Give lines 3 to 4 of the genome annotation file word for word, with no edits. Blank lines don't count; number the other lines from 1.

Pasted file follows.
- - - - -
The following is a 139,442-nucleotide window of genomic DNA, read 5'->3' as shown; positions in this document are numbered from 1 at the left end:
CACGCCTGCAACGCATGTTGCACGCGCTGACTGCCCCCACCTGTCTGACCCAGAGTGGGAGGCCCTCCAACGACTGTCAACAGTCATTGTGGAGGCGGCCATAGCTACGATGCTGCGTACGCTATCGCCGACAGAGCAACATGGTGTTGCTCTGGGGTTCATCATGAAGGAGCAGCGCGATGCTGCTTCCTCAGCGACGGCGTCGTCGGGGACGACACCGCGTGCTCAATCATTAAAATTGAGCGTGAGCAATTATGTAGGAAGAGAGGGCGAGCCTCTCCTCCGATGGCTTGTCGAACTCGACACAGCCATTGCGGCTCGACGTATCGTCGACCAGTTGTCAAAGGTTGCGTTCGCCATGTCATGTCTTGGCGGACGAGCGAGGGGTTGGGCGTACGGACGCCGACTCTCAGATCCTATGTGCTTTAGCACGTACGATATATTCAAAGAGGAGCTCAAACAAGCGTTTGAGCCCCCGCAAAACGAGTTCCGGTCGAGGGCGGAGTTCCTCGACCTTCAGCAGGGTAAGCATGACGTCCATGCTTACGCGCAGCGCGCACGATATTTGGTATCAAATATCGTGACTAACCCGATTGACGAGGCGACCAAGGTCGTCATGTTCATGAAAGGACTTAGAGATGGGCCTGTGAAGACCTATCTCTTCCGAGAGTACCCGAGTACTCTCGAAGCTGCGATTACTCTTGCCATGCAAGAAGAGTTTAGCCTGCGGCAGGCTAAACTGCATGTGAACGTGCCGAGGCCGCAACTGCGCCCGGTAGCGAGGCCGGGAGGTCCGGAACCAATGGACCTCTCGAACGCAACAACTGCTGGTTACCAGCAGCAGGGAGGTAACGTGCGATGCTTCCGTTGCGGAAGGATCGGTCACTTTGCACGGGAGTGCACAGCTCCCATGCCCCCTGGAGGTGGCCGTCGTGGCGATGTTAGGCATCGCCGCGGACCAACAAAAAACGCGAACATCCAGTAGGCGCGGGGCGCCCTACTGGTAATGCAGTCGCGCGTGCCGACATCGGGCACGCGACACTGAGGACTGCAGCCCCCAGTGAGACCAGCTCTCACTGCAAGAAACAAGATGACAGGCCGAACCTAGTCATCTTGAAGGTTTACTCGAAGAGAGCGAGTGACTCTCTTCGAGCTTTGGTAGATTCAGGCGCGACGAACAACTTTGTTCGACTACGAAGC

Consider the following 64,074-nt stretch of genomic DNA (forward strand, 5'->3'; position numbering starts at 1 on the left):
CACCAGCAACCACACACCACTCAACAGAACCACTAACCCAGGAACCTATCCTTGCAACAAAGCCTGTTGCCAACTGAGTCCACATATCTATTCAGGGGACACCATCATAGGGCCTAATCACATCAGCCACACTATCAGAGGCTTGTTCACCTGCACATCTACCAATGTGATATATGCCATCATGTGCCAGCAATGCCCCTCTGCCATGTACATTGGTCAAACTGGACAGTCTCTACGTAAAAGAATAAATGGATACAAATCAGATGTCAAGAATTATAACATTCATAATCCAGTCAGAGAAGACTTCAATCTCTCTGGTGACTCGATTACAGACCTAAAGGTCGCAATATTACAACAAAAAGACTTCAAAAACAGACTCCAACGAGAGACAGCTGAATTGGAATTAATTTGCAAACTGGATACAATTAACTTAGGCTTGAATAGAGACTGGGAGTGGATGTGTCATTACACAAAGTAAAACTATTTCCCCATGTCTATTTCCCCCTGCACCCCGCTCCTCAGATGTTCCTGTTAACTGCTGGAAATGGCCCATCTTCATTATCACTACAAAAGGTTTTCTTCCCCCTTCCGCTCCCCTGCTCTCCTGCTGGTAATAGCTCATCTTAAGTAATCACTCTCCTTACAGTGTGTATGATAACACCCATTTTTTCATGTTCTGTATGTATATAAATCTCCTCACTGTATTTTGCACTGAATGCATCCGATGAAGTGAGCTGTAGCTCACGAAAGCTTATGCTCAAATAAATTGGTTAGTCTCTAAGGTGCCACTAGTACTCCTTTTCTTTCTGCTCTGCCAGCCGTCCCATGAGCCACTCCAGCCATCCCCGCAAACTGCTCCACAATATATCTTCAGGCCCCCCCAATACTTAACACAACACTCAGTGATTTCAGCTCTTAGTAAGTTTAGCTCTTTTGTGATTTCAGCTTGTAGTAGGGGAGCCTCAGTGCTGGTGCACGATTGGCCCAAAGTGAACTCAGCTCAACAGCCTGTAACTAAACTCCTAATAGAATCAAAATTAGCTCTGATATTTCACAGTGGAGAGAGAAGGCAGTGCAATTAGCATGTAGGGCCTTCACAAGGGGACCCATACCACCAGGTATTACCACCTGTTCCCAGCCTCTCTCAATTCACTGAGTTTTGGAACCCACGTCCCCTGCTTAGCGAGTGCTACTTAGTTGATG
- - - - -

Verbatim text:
Consider the following 64,074-nt stretch of genomic DNA (forward strand, 5'->3'; position numbering starts at 1 on the left):
CACCAGCAACCACACACCACTCAACAGAACCACTAACCCAGGAACCTATCCTTGCAACAAAGCCTGTTGCCAACTGAGTCCACATATCTATTCAGGGGACACCATCATAGGGCCTAATCACATCAGCCACACTATCAGAGGCTTGTTCACCTGCACATCTACCAATGTGATATATGCCATCATGTGCCAGCAATGCCCCTCTGCCATGTACATTGGTCAAACTGGACAGTCTCTACGTAAAAGAATAAATGGATACAAATCAGATGTCAAGAATTATAACATTCATAATCCAGTCAGAGAAGACTTCAATCTCTCTGGTGACTCGATTACAGACCTAAAGGTCGCAATATTACAACAAAAAGACTTCAAAAACAGACTCCAACGAGAGACAGCTGAATTGGAATTAATTTGCAAACTGGATACAATTAACTTAGGCTTGAATAGAGACTGGGAGTGGATGTGTCATTACACAAAGTAAAACTATTTCCCCATGTCTATTTCCCCCTGCACCCCGCTCCTCAGATGTTCCTGTTAACTGCTGGAAATGGCCCATCTTCATTATCACTACAAAAGGTTTTCTTCCCCCTTCCGCTCCCCTGCTCTCCTGCTGGTAATAGCTCATCTTAAGTAATCACTCTCCTTACAGTGTGTATGATAACACCCATTTTTTCATGTTCTGTATGTATATAAATCTCCTCACTGTATTTTGCACTGAATGCATCCGATGAAGTGAGCTGTAGCTCACGAAAGCTTATGCTCAAATAAATTGGTTAGTCTCTAAGGTGCCACTAGTACTCCTTTTCTTTCTGCTCTGCCAGCCGTCCCATGAGCCACTCCAGCCATCCCCGCAAACTGCTCCACAATATATCTTCAGGCCCCCCCAATACTTAACACAACACTCAGTGATTTCAGCTCTTAGTAAGTTTAGCTCTTTTGTGATTTCAGCTTGTAGTAGGGGAGCCTCAGTGCTGGTGCACGATTGGCCCAAAGTGAACTCAGCTCAACAGCCTGTAACTAAACTCCTAATAGAATCAAAATTAGCTCTGATATTTCACAGTGGAGAGAGAAGGCAGTGCAATTAGCATGTAGGGCCTTCACAAGGGGACCCATACCACCAGGTATTACCACCTGTTCCCAGCCTCTCTCAATTCACTGAGTTTTGGAACCCACGTCCCCTGCTTAGCGAGTGCTACTTAGTTGATG